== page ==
How Enamel Protects Your Teeth
Enamel is kind of like the shell of an egg: it protects the softer, more vulnerable part of the tooth inside.
But unlike an eggshell, the thin layer of enamel is tough. In fact, enamel is the hardest substance in the body. It can withstand decades of biting, chewing and crunching -- with some luck and good dental care.
What Makes Teeth White?
Tooth enamel might seem white, but it's actually the layer underneath -- dentin -- that's makes the tooth appear lighter or darker. Enamel is semi-translucent. At least it starts that way.
Over time, coffee, tea, wine, cigarettes, and other substances can stain your enamel, making it dingy, yellow, or gray.
From Enamel Erosion to Cavities
As tough as tooth enamel is, it's not indestructible. Acids from foods and bacteria can eat away at it, causing erosion and cavities.
In this slide, cavities are forming in the center.
Enamel can also be chipped or cracked. And unlike bone, enamel can't grow back on its own. The damage is permanent.
Tooth Decay and Sensitivity
What happens when tooth enamel is damaged? The exposed part underneath becomes vulnerable to decay. Cavities aren't the only problem.
Teeth with damaged enamel can become sensitive to extreme temperatures. Suddenly, eating ice cream or sipping hot coffee can be painful or unpleasant.
How Bacteria Destroys Enamel
After you eat, certain bacteria in your mouth feast on sugars from sweet foods and starches. This makes acids that can destroy enamel. The green rods in this slide are bacteria that cause gingivitis.
The acids found in sodas, juices, and drinks are harmful, too. Some are more corrosive than battery acid.
Over time, these acids cause erosion, literally shrinking the size of the tooth.
Wine Tasters, Beware
Wine tasters may be at high risk for enamel stain and erosion.
Why? Sipping wine many times a day -- and swishing it in the mouth -- increases the enamel's exposure to damaging acids.
That’s why it's better to drink a glass of wine, soda, or sweet tea with a meal instead of sipping it over several hours.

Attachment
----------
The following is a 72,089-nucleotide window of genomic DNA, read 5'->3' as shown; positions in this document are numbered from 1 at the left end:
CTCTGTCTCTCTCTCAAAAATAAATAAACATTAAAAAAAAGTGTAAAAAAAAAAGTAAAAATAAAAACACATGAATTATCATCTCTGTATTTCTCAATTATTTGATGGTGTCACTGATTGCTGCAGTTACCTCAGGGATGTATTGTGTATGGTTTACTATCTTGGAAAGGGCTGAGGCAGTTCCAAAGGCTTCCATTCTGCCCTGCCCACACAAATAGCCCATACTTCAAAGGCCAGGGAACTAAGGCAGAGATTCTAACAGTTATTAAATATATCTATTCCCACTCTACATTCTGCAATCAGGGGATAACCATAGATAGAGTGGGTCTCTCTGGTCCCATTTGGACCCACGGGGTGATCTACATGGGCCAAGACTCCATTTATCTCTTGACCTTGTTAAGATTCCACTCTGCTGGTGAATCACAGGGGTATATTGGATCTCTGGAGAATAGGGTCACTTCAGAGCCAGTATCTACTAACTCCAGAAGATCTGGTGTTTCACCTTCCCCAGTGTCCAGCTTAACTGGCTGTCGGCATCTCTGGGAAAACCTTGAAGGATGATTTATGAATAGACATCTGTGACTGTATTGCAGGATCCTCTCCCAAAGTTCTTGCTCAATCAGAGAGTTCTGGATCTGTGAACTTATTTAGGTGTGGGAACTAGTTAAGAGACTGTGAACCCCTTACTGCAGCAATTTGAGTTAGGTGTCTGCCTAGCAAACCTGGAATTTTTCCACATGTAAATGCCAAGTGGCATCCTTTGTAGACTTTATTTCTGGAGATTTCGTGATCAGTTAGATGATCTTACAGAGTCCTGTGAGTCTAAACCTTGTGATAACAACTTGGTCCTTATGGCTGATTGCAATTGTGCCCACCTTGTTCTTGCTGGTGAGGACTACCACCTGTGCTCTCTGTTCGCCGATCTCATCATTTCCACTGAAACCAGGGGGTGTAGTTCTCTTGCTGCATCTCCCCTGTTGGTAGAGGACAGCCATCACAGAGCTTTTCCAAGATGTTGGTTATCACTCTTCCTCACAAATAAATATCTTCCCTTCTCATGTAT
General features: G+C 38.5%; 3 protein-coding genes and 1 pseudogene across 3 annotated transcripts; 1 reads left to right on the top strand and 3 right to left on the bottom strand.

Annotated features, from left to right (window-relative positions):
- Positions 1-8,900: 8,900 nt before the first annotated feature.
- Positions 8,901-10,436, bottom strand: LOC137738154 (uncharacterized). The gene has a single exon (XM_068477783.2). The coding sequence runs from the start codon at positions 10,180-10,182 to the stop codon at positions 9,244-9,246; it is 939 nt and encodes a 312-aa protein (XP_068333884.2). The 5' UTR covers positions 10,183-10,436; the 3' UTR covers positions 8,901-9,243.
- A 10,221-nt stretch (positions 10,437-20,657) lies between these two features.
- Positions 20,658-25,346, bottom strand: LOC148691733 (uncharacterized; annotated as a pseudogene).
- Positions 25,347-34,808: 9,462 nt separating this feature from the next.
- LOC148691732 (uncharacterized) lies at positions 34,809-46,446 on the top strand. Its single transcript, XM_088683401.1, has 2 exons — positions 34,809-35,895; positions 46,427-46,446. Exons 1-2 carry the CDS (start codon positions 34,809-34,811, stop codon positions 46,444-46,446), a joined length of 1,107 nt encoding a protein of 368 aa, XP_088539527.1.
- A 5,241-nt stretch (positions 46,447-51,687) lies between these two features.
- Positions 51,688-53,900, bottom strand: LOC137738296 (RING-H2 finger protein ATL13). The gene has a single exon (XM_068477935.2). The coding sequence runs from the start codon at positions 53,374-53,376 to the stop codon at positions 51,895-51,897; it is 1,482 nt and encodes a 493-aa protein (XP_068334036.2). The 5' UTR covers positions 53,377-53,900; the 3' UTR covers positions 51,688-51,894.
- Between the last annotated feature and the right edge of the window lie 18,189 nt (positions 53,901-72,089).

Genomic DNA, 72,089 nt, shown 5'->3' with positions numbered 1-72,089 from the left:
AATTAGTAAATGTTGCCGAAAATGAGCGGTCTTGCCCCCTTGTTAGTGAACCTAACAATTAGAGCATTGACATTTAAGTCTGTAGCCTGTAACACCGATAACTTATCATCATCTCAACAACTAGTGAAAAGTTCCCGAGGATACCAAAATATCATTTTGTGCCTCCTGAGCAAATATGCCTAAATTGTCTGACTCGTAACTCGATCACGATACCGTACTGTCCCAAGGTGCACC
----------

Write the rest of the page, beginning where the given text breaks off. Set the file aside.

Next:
Eating and Digestive Problems
Conditions that cause vomiting or acid reflux can damage tooth enamel. This slide shows erosion from the eating disorder bulimia.
When stomach acid gets into the mouth, it can have a corrosive effect on the tooth enamel. The same goes for any condition that causes frequent vomiting, from gastrointestinal problems to eating disorders.
The Problem With Dry Mouth
If you have a dry mouth -- caused by a medication side effect or a health condition -- the acids stick around longer, causing greater damage.
Saliva naturally neutralizes acids in the mouth that erode teeth. It also resupplies minerals to strengthen tooth enamel.
Another cause of tooth enamel damage is bruxism -- or teeth-grinding. Over time, the constant clenching and friction can wear down or fracture the enamel. In this slide, teeth grinding has ground down the upper and lower front teeth.
Bruxism is often worst when you sleep -- that's when you can't control it. Reducing stress may help. Some people wear a special mouth guard to bed.
Your Mouth Is Not a Bottle Opener!
Your mother was right: Never open bottles, packages, or other containers with your teeth. You might permanently chip or crack the enamel.
Gnawing on anything else -- like pens or fingernails -- or chomping down on seeds, popcorn kernels, or ice could have the same result.
Kids and Tooth Enamel Erosion
Many experts believe that tooth enamel erosion is on the rise -- especially in children. Why? Some say that kids are drinking too many acidic drinks and sodas.
Drinking less tap water with protective fluoride -- and more bottled water without it -- could also be part of the problem.
Tips to Fight Tooth Enamel Erosion
There are simple ways to reduce tooth erosion. Brush after eating or drinking. Use a soft toothbrush and fluoride toothpaste.
You can also have some milk or a piece of cheese after a meal to help neutralize acids.
Lastly, chewing sugar-free gum with xylitol after eating will stimulate your saliva production. That's another way to counteract the effects of acids.
Improve Your Dental Hygiene
Floss your teeth; don't use toothpicks.
Brush your teeth gently. Scouring teeth with a hard-bristled toothbrush can damage enamel.
Beware when using teeth-whitening products, which can damage enamel if used improperly or too often.
If you need pointers on how to properly care for your teeth, just ask your dentist.